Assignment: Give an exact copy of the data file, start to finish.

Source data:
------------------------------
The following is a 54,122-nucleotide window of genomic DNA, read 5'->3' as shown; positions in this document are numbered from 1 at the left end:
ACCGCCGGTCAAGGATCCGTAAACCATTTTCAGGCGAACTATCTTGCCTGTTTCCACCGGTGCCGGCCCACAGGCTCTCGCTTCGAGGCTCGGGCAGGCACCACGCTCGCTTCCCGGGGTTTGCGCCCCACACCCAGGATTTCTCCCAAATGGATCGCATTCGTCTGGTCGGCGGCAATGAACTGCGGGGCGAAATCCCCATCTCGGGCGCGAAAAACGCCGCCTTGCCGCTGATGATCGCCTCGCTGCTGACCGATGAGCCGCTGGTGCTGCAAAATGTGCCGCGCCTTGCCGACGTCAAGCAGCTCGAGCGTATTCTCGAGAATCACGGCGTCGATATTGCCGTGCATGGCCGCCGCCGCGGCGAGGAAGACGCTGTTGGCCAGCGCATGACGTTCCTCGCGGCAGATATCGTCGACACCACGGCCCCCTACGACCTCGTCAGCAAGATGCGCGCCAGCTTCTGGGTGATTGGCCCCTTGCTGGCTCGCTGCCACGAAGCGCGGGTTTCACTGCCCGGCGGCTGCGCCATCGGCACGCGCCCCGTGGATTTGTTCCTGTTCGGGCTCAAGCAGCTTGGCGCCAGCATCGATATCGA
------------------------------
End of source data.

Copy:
The following is a 54,122-nucleotide window of genomic DNA, read 5'->3' as shown; positions in this document are numbered from 1 at the left end:
ACCGCCGGTCAAGGATCCGTAAACCATTTTCAGGCGAACTATCTTGCCTGTTTCCACCGGTGCCGGCCCACAGGCTCTCGCTTCGAGGCTCGGGCAGGCACCACGCTCGCTTCCCGGGGTTTGCGCCCCACACCCAGGATTTCTCCCAAATGGATCGCATTCGTCTGGTCGGCGGCAATGAACTGCGGGGCGAAATCCCCATCTCGGGCGCGAAAAACGCCGCCTTGCCGCTGATGATCGCCTCGCTGCTGACCGATGAGCCGCTGGTGCTGCAAAATGTGCCGCGCCTTGCCGACGTCAAGCAGCTCGAGCGTATTCTCGAGAATCACGGCGTCGATATTGCCGTGCATGGCCGCCGCCGCGGCGAGGAAGACGCTGTTGGCCAGCGCATGACGTTCCTCGCGGCAGATATCGTCGACACCACGGCCCCCTACGACCTCGTCAGCAAGATGCGCGCCAGCTTCTGGGTGATTGGCCCCTTGCTGGCTCGCTGCCACGAAGCGCGGGTTTCACTGCCCGGCGGCTGCGCCATCGGCACGCGCCCCGTGGATTTGTTCCTGTTCGGGCTCAAGCAGCTTGGCGCCAGCATCGATATCGA